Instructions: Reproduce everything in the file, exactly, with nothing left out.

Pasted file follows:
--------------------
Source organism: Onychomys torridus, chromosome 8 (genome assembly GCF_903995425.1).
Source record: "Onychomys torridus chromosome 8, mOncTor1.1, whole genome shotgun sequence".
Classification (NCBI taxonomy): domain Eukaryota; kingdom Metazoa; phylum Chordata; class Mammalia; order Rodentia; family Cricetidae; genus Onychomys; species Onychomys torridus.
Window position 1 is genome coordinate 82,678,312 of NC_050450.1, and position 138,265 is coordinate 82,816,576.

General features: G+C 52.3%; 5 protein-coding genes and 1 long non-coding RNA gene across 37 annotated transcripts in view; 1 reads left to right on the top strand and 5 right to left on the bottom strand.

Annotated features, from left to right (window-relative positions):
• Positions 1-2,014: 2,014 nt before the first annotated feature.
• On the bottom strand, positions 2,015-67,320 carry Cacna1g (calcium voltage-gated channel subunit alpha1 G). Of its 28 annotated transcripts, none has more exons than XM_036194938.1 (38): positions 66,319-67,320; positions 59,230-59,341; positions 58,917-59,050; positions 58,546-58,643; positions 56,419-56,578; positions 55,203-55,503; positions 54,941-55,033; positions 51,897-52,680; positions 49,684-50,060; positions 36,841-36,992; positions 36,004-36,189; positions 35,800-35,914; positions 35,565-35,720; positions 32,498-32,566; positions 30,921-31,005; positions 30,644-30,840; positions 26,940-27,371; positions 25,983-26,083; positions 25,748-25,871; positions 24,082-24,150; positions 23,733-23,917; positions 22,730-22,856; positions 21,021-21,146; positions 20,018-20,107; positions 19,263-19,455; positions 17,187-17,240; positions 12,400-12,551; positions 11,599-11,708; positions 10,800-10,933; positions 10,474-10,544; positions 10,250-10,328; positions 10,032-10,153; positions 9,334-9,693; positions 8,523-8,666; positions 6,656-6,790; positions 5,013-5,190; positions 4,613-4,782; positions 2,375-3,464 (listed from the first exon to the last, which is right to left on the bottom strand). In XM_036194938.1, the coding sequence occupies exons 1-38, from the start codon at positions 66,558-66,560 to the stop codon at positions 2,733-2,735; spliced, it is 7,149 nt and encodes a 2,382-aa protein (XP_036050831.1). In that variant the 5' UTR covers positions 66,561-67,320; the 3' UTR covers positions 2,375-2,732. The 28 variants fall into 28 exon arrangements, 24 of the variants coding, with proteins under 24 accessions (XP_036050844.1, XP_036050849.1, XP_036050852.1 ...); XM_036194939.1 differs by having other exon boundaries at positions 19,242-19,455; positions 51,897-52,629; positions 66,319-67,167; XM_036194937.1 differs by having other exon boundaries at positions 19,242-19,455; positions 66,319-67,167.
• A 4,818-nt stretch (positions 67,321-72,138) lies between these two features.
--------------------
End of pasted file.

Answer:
Source organism: Onychomys torridus, chromosome 8 (genome assembly GCF_903995425.1).
Source record: "Onychomys torridus chromosome 8, mOncTor1.1, whole genome shotgun sequence".
Classification (NCBI taxonomy): domain Eukaryota; kingdom Metazoa; phylum Chordata; class Mammalia; order Rodentia; family Cricetidae; genus Onychomys; species Onychomys torridus.
Window position 1 is genome coordinate 82,678,312 of NC_050450.1, and position 138,265 is coordinate 82,816,576.

General features: G+C 52.3%; 5 protein-coding genes and 1 long non-coding RNA gene across 37 annotated transcripts in view; 1 reads left to right on the top strand and 5 right to left on the bottom strand.

Annotated features, from left to right (window-relative positions):
• Positions 1-2,014: 2,014 nt before the first annotated feature.
• On the bottom strand, positions 2,015-67,320 carry Cacna1g (calcium voltage-gated channel subunit alpha1 G). Of its 28 annotated transcripts, none has more exons than XM_036194938.1 (38): positions 66,319-67,320; positions 59,230-59,341; positions 58,917-59,050; positions 58,546-58,643; positions 56,419-56,578; positions 55,203-55,503; positions 54,941-55,033; positions 51,897-52,680; positions 49,684-50,060; positions 36,841-36,992; positions 36,004-36,189; positions 35,800-35,914; positions 35,565-35,720; positions 32,498-32,566; positions 30,921-31,005; positions 30,644-30,840; positions 26,940-27,371; positions 25,983-26,083; positions 25,748-25,871; positions 24,082-24,150; positions 23,733-23,917; positions 22,730-22,856; positions 21,021-21,146; positions 20,018-20,107; positions 19,263-19,455; positions 17,187-17,240; positions 12,400-12,551; positions 11,599-11,708; positions 10,800-10,933; positions 10,474-10,544; positions 10,250-10,328; positions 10,032-10,153; positions 9,334-9,693; positions 8,523-8,666; positions 6,656-6,790; positions 5,013-5,190; positions 4,613-4,782; positions 2,375-3,464 (listed from the first exon to the last, which is right to left on the bottom strand). In XM_036194938.1, the coding sequence occupies exons 1-38, from the start codon at positions 66,558-66,560 to the stop codon at positions 2,733-2,735; spliced, it is 7,149 nt and encodes a 2,382-aa protein (XP_036050831.1). In that variant the 5' UTR covers positions 66,561-67,320; the 3' UTR covers positions 2,375-2,732. The 28 variants fall into 28 exon arrangements, 24 of the variants coding, with proteins under 24 accessions (XP_036050844.1, XP_036050849.1, XP_036050852.1 ...); XM_036194939.1 differs by having other exon boundaries at positions 19,242-19,455; positions 51,897-52,629; positions 66,319-67,167; XM_036194937.1 differs by having other exon boundaries at positions 19,242-19,455; positions 66,319-67,167.
• A 4,818-nt stretch (positions 67,321-72,138) lies between these two features.